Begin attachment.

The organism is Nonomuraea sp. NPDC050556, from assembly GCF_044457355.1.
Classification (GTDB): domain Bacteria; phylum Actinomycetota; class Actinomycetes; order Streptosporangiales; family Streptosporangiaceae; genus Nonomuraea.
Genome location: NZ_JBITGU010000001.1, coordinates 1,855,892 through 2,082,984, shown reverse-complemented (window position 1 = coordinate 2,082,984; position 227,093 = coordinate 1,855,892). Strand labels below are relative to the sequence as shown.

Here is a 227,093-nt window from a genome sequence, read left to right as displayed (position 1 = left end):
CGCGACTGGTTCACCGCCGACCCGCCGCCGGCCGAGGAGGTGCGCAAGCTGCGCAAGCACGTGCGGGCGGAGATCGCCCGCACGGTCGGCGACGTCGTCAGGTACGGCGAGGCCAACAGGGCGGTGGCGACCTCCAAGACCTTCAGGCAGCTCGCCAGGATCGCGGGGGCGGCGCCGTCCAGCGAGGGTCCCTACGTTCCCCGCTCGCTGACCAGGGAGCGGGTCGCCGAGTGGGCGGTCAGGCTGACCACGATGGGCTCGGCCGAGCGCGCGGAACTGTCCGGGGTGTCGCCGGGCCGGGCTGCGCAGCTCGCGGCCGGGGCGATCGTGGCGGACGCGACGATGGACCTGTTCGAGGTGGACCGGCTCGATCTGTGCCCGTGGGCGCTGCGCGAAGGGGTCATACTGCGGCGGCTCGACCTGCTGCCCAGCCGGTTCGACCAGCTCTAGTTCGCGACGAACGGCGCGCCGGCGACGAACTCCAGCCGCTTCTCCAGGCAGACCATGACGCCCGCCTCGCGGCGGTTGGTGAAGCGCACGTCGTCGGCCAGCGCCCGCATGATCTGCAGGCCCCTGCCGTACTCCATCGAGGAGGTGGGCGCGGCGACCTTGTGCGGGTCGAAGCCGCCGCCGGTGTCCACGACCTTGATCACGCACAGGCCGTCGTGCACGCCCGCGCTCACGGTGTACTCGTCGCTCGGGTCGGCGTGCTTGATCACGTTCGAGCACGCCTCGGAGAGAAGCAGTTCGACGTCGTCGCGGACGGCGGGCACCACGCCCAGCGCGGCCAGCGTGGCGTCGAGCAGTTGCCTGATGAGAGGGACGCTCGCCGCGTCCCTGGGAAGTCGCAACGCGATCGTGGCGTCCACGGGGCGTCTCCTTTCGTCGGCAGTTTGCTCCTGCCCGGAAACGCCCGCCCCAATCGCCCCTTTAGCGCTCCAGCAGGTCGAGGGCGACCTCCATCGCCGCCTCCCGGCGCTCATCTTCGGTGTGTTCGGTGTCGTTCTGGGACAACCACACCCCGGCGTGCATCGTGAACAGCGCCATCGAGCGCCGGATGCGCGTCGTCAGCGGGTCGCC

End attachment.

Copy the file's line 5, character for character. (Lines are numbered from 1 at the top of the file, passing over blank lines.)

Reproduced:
CGCGACTGGTTCACCGCCGACCCGCCGCCGGCCGAGGAGGTGCGCAAGCTGCGCAAGCACGTGCGGGCGGAGATCGCCCGCACGGTCGGCGACGTCGTCAGGTACGGCGAGGCCAACAGGGCGGTGGCGACCTCCAAGACCTTCAGGCAGCTCGCCAGGATCGCGGGGGCGGCGCCGTCCAGCGAGGGTCCCTACGTTCCCCGCTCGCTGACCAGGGAGCGGGTCGCCGAGTGGGCGGTCAGGCTGACCACGATGGGCTCGGCCGAGCGCGCGGAACTGTCCGGGGTGTCGCCGGGCCGGGCTGCGCAGCTCGCGGCCGGGGCGATCGTGGCGGACGCGACGATGGACCTGTTCGAGGTGGACCGGCTCGATCTGTGCCCGTGGGCGCTGCGCGAAGGGGTCATACTGCGGCGGCTCGACCTGCTGCCCAGCCGGTTCGACCAGCTCTAGTTCGCGACGAACGGCGCGCCGGCGACGAACTCCAGCCGCTTCTCCAGGCAGACCATGACGCCCGCCTCGCGGCGGTTGGTGAAGCGCACGTCGTCGGCCAGCGCCCGCATGATCTGCAGGCCCCTGCCGTACTCCATCGAGGAGGTGGGCGCGGCGACCTTGTGCGGGTCGAAGCCGCCGCCGGTGTCCACGACCTTGATCACGCACAGGCCGTCGTGCACGCCCGCGCTCACGGTGTACTCGTCGCTCGGGTCGGCGTGCTTGATCACGTTCGAGCACGCCTCGGAGAGAAGCAGTTCGACGTCGTCGCGGACGGCGGGCACCACGCCCAGCGCGGCCAGCGTGGCGTCGAGCAGTTGCCTGATGAGAGGGACGCTCGCCGCGTCCCTGGGAAGTCGCAACGCGATCGTGGCGTCCACGGGGCGTCTCCTTTCGTCGGCAGTTTGCTCCTGCCCGGAAACGCCCGCCCCAATCGCCCCTTTAGCGCTCCAGCAGGTCGAGGGCGACCTCCATCGCCGCCTCCCGGCGCTCATCTTCGGTGTGTTCGGTGTCGTTCTGGGACAACCACACCCCGGCGTGCATCGTGAACAGCGCCATCGAGCGCCGGATGCGCGTCGTCAGCGGGTCGCC